Richard Donner can relax. Charmless, soulless and assaultive, the misfire Man of Steel treads familiar ground—the origin of Superman and his battle with General Zod—replacing both the spirit and mythology of the icon with an angsty identity crisis and a lot of loud explosions and falling buildings. At nearly two and a half hours, it’s an empty, interminable picture, a $225 million hooey that works overtime to make sure we neither have fun nor are entertained. It worked in 1978 with endearing performances from Christopher Reeve and Margot Kidder, low-tech effects and a real lightness of spirit and touch of romance—how perfectly balanced that picture was—but this retread is heavy, portentous and empty, as only the modern, computer-generated franchise movies can be.
Directed by Zach Snyder (whose inventive 300 and Watchmen were visual marvels) with co-story and producing credits from Christopher Nolan, Man of Steel begins with eye-popping, Kryptonian grandeur, and while we well know the dying planet will explode and tiny Kal-El will be launched into the stratosphere, the sumptuous mounting and nifty effects—including the infant’s ingenious pod craft—give the opening sequence a touch of class, as does Russell Crowe as father Jor-El, mortal enemy of deranged General Zod (Michael Shannon amping up his usual tics). Zod threatens a military takeover and before Jor-El can be imprisoned, shoots his newborn into space before the spectacular destruction of the planet.
But then Man of Steel goes downhill faster than a speeding locomotive from one action set piece to another. Once in Smallville, Kansas, the child falls into the care of Jonathan and Martha Kent (Kevin Costner, Diane Lane), who appear in both flash back and present, Costner looking bored and Lane aged with overt wrinkles and liver spots, both hampered by a screenplay that requires them to be mawkishly sentimental in lieu of having actual characters to play, spouting dialogues like, “You’re the answer to ‘are we alone?’ in the universe.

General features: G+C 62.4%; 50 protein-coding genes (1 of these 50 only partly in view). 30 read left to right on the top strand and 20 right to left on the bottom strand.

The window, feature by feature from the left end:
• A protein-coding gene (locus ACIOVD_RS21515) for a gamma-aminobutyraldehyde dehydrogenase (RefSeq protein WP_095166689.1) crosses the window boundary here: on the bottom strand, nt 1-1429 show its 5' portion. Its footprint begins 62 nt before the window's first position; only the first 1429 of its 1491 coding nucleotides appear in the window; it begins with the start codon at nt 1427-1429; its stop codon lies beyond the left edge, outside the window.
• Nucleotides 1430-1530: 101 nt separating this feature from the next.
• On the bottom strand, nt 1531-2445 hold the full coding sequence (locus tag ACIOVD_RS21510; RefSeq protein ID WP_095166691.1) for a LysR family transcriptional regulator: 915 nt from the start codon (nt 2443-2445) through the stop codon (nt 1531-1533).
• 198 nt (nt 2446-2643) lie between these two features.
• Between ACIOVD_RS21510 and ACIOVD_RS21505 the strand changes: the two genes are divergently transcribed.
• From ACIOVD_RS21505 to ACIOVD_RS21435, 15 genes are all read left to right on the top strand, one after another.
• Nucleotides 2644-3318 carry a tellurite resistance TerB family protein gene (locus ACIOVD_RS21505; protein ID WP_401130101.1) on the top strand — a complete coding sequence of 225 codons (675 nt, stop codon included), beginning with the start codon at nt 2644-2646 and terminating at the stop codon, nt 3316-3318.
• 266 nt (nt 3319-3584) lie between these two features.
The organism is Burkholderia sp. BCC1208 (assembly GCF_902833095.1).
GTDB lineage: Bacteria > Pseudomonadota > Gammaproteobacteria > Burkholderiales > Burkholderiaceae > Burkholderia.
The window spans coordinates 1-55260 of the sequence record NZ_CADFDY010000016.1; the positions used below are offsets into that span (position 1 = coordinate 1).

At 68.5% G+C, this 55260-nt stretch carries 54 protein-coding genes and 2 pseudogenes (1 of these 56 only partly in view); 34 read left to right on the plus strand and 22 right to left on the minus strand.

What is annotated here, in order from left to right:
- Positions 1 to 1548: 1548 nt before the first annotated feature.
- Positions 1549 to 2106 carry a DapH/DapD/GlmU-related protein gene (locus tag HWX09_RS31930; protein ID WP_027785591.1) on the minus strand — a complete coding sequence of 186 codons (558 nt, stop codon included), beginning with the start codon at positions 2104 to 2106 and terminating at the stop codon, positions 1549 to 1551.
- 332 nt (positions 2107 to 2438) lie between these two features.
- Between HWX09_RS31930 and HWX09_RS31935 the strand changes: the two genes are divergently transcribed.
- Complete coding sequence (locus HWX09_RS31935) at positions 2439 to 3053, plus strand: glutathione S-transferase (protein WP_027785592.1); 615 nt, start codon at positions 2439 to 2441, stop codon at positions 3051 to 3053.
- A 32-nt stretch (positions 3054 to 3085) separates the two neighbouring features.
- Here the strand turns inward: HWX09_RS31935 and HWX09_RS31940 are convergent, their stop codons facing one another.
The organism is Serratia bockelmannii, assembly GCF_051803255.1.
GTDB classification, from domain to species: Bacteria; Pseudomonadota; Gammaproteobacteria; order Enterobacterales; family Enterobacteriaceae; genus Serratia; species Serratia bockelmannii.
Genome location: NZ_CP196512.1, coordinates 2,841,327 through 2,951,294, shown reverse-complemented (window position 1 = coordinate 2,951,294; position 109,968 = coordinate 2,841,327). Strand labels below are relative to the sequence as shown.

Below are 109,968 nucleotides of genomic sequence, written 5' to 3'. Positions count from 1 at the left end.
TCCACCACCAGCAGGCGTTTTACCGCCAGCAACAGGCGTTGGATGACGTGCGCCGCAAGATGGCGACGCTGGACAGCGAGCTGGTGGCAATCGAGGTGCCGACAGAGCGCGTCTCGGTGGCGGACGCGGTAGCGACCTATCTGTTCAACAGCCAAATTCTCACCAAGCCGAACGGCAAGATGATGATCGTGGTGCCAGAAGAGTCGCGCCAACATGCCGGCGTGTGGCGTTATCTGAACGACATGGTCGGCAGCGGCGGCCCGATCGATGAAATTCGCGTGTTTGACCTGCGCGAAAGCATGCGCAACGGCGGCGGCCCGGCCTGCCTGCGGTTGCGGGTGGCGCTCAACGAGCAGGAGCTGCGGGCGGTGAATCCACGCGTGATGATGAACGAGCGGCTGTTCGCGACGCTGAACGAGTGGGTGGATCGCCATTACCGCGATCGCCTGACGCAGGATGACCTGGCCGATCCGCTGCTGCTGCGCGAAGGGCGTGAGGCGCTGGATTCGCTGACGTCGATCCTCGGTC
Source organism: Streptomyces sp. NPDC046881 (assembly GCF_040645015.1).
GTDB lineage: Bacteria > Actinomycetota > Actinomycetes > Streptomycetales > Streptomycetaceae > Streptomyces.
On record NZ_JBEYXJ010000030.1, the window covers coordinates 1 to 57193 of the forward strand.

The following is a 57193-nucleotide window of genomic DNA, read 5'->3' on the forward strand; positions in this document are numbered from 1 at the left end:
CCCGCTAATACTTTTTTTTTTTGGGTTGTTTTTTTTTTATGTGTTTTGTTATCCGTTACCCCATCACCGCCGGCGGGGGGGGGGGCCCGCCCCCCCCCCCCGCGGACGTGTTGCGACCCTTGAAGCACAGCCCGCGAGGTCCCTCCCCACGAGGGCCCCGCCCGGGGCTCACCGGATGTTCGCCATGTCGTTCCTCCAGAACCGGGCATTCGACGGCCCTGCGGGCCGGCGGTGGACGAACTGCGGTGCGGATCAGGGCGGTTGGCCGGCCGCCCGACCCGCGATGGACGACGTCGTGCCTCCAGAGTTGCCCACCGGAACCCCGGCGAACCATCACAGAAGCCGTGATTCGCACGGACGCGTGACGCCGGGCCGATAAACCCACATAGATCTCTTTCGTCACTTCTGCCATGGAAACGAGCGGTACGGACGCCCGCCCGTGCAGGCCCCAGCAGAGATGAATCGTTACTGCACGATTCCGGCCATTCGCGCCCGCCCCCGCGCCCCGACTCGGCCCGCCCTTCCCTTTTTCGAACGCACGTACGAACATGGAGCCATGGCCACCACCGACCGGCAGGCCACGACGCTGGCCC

As a teen, Clark Kent (Dylan Sprayberry) wrestles with being different and learning to harness his otherworldly abilities, rescuing a school bus from the river only to be harangued by dad Jonathan, who questions whether intervening is the right thing to do, particularly during a late tornado sequence bearing allusions to the recent Oklahoma tragedies.
Adult Clark (Cavill) works at the local diner and fends off redneck bullies before meeting Lois Lane (Amy Adams, giving the movie’s best performance), now a Pulitizer Prize-winning journalist for the Daily Planet on assignment in the Pacific Northwest to track a monolith buried in ice somewhere near Canada, and Man of Steel goes very wrong by dispensing with the Clark/Lois secret identity device, as Lois here knows Clark’s superhero identity from the get-go, and even gets an explanation for the “S” on his chest.